Nose: starts on furniture polish but after a few moments this makes place for a fruitier profile. Prunes and dried apricots. Hints of tangerine and chamomile. A bit of freshly cut mint. Very elegant, very balanced, very superb. Water brings out some wet wool but diminishes the overall power. Mouth: gentle attack but a wonderful development. Fruity and quite minty again, fig marmalade, beautiful tannins and spices (cloves, cinnamon). Some almonds. Finish: smoothly fading, getting more herbal with the wood taking the upperhand (not drying though).
As expected, great stuff. At around € 115, you can’t go wrong. Sold out at most places but Duncan Taylor releases similar cask at regular times. None of them was ever bad.
This 13 year-old Laphroaig 1996 was part of the latest batch of Single Malts of Scotland releases. It comes from a single bourbon hogshead.
Laphroaig 13yo 1996 (46%, Single Malts of Scotland 2009, cask #1983, 280 btl.)
Nose: rather mellow. Wood smoke mixed with lime juice. Some iodine and marzipan. Typical although fruitier and sweeter than usual, very integrated overall. Water intensifies the sweetness and shows some slightly floral notes. Mouth: very fruity and sweet again. I’m not a smoker, but I guess this tastes like citrus candy after a good cigar. Hints of black pepper and almonds. Finish: sweet and ashy with notes of liquorice and a gently bitter edge (over-infused Lapsang).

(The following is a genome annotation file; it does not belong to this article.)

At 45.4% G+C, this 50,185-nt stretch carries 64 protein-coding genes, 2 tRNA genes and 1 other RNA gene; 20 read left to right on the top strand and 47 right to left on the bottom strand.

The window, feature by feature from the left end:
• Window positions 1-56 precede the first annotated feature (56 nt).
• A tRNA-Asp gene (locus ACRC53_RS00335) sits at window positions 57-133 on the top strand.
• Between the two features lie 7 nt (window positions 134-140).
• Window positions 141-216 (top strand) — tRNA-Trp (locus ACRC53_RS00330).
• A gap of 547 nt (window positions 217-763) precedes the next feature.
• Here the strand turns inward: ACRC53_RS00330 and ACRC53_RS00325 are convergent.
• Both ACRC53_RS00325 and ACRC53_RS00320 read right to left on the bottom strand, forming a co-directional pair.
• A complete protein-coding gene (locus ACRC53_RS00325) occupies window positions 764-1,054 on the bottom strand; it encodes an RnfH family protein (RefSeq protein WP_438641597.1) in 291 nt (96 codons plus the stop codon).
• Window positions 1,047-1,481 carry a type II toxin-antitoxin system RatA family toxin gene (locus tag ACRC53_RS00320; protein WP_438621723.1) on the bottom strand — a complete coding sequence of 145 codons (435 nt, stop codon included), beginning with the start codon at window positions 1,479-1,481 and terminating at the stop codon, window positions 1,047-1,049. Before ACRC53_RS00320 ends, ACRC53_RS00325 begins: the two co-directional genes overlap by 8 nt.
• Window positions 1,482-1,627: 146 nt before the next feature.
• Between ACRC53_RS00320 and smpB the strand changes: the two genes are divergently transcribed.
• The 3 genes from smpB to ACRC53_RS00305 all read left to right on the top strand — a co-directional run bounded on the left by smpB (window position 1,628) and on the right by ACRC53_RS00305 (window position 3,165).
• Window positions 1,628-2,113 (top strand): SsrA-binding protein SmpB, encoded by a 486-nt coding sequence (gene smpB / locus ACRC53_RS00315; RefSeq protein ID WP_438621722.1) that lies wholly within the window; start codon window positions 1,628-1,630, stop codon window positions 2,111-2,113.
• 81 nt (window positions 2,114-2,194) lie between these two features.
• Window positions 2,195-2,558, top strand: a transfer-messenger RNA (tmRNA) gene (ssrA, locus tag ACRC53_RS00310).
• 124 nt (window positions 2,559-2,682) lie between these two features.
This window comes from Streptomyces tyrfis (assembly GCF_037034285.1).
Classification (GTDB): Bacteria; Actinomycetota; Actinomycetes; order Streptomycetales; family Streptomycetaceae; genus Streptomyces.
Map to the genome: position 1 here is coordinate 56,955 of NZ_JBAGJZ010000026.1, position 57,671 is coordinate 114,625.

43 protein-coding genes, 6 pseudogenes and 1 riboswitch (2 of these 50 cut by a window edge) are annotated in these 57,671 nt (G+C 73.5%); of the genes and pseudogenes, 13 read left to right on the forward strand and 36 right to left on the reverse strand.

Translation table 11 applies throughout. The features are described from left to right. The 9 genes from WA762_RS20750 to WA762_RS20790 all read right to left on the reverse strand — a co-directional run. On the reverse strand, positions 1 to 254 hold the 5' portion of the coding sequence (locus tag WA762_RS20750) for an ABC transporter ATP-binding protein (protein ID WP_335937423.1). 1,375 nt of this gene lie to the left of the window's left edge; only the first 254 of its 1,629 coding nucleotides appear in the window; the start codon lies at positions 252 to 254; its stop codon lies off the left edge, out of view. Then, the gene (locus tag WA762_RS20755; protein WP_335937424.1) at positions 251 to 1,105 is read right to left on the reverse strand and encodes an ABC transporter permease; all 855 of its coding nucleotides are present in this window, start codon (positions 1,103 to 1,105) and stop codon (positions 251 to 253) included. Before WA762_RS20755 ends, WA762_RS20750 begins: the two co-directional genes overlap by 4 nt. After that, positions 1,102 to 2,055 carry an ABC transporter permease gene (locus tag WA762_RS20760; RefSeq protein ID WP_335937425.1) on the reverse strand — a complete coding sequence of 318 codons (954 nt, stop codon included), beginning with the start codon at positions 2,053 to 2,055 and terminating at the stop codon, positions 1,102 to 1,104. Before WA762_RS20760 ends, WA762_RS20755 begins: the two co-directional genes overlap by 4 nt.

Not a wham-bam Laphroaig but quite subtle, sweet and very drinkable. Available from TWE (€ 55).
There are only three distilleries who can claim to be “royal”: Royal Brackla, Glenury Royal and Royal Lochnagar, the favourite distillery of Queen Victoria. It’s Diageo’s smallest operational distillery and bottlings are quite rare. There’s an official 12 year old and the Selected Reserve from 2008 (half sherry, half bourbon, around 18yo).
Royal Lochnagar 19yo 1990 (54,6%, Duncan Taylor Rare Auld 2009, cask #356, 259 btl.)
Nose: starting rather mineral and grassy but the fruit comes out after a while, mainly zesty citrus. Heather honey. There’s a delicious peat base, hints of wet rocks and sawdust. Spicy edge (ginger, mint, even chives). Classy Highland character I would say. Mouth: powerful attack, starts on fruit cake. Evolves on oranges, some liquorice. Grassy notes as well, mixed with lemon marmalade. Hints of violets and rosemary. Finish: rather long and hot. Getting grassy and lemony again. Dark caramel in the aftertaste.
A very solid Highland malt with some intriguing aromas. A Royal Lochnagar to recommend!
Around € 85.
Macallan doesn’t need an introduction. There are plenty of bottlings, both official and independent. This 19 year old Macallan 1990 was drawn from the cask four weeks ago so it should be available shortly.
Nose: not the most expressive nor a very fruity Macallan. Malty start with hints of fresh apples. A bit of vanilla and honey. Mouth: much more punchy now, with hints of sugared almonds and candied pineapple. Banana with cinnamon. Slightly roasted as well, with hints of mocha and chocolate. Finish: drops rather soon. A bit of candy sugar and whiffs of oak.
This one is all right (non-sherry for a change) though probably not the most interesting Macallan. Good on the palate, but the nose and finish are less convincing. Around € 85.
Duncan Taylor seems to have a special nose for Glenrothes from the 1968-1970 period. The company released a whole series of such casks and most were really good, like the Glenrothes 1968/2006 I reviewed before.
This 1970 cask was selected by our Belgian bottler The Nectar.
Glenrothes 39 yo 1970
(47,9%, Duncan Taylor for The Nectar 2009, cask #10567, 127 btl.)